Whilst social media usage at work remains a bone of contention, with executives reporting that they are not very keen on employees using it at work, despite doing it a considerable amount themselves, there is a clear sense from studies that taking social media breaks is a boon for productivity.
When you buy a brand new car, what is it that impresses you first? Is it the colour? Maybe the shape? Or the style of the interior? That is what a new intranet can be like; a good design, nice graphics and maybe some dynamic images that catch your eye.
The wisdom of crowds is one of the more robust theories to have emerged in the social sciences in recent years. The concept, which gained popularity with James Surowiecki’s book of the same name, has underpinned much of the growth in areas such as open innovation and crowdsourcing.
Remember back when you were a child and you heard older kids talking about summer camp and how fun it was?
When you’re looking to gauge the success of anything, the process depends very much on the metric you use. Statistics can be manipulated to say pretty much anything you want, so deciding upon an appropriate measure of success is crucial. For MOOCs, that metric has typically been the completion rate for a course.
A list of mobile applications, extensions and online resources to help bloggers generate a top-notch content for their websites.
When it comes to understanding why we do things, the open innovation world has given us quite significant insights over the past few years. That in itself should not be surprising. After all, there are typically no, or at least few, extrinsic factors involved in participation. There is no boss standing over peoples shoulders coercing performance out of people.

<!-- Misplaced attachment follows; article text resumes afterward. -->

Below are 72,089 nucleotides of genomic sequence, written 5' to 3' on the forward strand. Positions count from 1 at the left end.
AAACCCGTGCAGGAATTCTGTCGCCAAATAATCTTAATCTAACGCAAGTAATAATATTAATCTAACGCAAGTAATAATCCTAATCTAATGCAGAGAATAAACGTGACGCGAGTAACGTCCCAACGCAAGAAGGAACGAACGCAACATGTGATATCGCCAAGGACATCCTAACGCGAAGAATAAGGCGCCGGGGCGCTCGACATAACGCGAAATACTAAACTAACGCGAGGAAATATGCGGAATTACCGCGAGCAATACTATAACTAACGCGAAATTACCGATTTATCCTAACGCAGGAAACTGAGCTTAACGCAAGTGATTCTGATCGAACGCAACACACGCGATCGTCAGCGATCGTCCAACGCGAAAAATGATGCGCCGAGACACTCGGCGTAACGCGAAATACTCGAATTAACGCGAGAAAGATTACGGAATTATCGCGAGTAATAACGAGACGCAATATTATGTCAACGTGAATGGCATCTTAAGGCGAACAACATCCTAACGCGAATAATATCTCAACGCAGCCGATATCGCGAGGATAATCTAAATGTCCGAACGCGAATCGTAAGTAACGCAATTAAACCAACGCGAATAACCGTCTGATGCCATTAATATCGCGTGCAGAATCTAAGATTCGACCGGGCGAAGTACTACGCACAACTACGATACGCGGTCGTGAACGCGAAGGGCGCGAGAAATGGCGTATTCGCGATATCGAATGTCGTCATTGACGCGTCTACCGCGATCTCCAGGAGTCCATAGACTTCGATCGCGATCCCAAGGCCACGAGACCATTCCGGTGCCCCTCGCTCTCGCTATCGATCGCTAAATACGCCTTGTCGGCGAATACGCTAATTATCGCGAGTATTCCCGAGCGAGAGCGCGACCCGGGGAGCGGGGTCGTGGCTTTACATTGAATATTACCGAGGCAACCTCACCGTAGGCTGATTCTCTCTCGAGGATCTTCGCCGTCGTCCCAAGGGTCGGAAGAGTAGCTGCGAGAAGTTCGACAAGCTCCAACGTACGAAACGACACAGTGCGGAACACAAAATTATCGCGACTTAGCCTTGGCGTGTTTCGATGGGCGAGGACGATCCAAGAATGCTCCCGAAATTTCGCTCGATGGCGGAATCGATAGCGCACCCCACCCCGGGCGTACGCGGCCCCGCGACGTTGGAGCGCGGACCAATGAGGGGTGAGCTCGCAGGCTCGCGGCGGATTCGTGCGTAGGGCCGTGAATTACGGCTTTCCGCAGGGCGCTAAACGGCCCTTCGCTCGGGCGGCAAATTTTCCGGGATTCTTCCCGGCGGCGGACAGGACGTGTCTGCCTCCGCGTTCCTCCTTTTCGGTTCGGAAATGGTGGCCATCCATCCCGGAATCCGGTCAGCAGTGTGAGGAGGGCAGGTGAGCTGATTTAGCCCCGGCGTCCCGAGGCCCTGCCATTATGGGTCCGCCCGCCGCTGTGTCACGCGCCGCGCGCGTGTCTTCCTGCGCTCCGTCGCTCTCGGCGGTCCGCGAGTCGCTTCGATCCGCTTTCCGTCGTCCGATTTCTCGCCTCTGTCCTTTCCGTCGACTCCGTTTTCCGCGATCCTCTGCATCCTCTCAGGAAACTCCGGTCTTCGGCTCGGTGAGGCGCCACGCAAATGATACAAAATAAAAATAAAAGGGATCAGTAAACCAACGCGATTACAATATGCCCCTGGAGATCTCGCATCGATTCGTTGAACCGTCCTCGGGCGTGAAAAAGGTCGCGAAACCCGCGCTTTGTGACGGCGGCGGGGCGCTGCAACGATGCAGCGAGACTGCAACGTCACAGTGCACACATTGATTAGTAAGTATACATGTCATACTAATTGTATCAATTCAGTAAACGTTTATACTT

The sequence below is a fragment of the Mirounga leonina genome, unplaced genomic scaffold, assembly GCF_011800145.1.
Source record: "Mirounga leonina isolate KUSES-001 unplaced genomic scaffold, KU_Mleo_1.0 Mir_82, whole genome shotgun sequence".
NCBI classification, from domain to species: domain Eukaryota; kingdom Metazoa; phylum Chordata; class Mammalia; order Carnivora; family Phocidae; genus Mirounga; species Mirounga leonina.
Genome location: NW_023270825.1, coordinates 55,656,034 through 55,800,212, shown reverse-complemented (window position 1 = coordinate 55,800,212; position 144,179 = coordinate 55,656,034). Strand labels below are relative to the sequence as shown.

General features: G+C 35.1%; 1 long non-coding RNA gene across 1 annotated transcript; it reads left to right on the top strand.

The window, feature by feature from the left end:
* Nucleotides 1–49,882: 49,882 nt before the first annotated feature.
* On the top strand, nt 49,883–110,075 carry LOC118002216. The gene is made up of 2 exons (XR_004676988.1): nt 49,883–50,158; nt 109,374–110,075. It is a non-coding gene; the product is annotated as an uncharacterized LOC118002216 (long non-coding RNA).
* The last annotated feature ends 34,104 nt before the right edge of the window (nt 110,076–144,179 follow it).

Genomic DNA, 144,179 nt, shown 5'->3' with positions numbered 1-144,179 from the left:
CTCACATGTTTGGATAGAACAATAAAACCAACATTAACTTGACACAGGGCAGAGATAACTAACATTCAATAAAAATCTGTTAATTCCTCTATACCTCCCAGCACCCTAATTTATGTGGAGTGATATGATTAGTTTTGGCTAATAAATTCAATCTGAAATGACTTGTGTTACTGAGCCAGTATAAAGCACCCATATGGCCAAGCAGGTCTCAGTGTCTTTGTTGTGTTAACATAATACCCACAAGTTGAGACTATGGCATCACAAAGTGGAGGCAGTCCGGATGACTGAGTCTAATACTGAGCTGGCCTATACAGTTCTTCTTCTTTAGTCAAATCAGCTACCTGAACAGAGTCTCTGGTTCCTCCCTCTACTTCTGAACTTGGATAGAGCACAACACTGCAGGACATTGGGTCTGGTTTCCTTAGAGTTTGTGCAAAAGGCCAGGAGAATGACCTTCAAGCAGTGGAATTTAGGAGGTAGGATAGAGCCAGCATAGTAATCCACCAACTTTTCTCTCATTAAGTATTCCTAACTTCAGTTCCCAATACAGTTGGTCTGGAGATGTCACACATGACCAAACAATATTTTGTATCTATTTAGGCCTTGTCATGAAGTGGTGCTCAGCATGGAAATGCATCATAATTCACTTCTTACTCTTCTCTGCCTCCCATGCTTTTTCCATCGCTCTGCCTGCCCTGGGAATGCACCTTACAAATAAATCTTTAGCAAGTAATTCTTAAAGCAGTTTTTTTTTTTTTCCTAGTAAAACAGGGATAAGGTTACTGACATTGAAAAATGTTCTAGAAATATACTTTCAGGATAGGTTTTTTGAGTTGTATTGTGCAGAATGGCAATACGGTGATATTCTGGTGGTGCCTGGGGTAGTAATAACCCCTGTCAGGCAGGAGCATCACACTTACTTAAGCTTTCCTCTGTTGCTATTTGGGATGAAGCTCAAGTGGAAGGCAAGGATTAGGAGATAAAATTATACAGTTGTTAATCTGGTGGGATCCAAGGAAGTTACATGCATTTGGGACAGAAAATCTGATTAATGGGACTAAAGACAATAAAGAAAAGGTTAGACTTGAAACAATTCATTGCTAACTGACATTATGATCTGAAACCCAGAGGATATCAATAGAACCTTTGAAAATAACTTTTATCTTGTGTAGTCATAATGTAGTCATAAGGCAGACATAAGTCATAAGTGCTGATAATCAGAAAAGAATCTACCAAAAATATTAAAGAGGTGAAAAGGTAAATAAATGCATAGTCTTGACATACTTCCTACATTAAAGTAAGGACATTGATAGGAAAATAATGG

Omni-channel is a popular term and for good reason. The sources for customer, product, inventory, and many other kinds of data data are exploding, leaving marketers playing catch up with the expectations of their tech-savvy customers.
The sharing economy has been a tremendous influence on a great many industries, bringing the ability for people to monetize under-utilized resources in all manner of different ways. As a cyclist therefore it was interesting to come across Spinlister, who aim to do the same thing, but for bicycles (and other outdoor sporting goods).
LIMRA the world’s largest association of life insurance and financial services companies, published new survey data this week revealing that 93% of life insurance companies had social media programs in place last year.
Interruptions seem a central part of modern working life. Whether it’s open plan offices or the influx of digital tools into the workplace, a distraction never seems far away. Indeed, studies have suggested that the average office worker is interrupted six times every hour.
Earlier this year CrossCountry shared a live tour of their intranet. it was amazing for two key reasons 1) Malcolm Cotterell and Kate Barnes are amazing, they do incredible work and are great to learn from and 2) I didn’t make a cheesy joke about trains and user journeys…I was doing so well.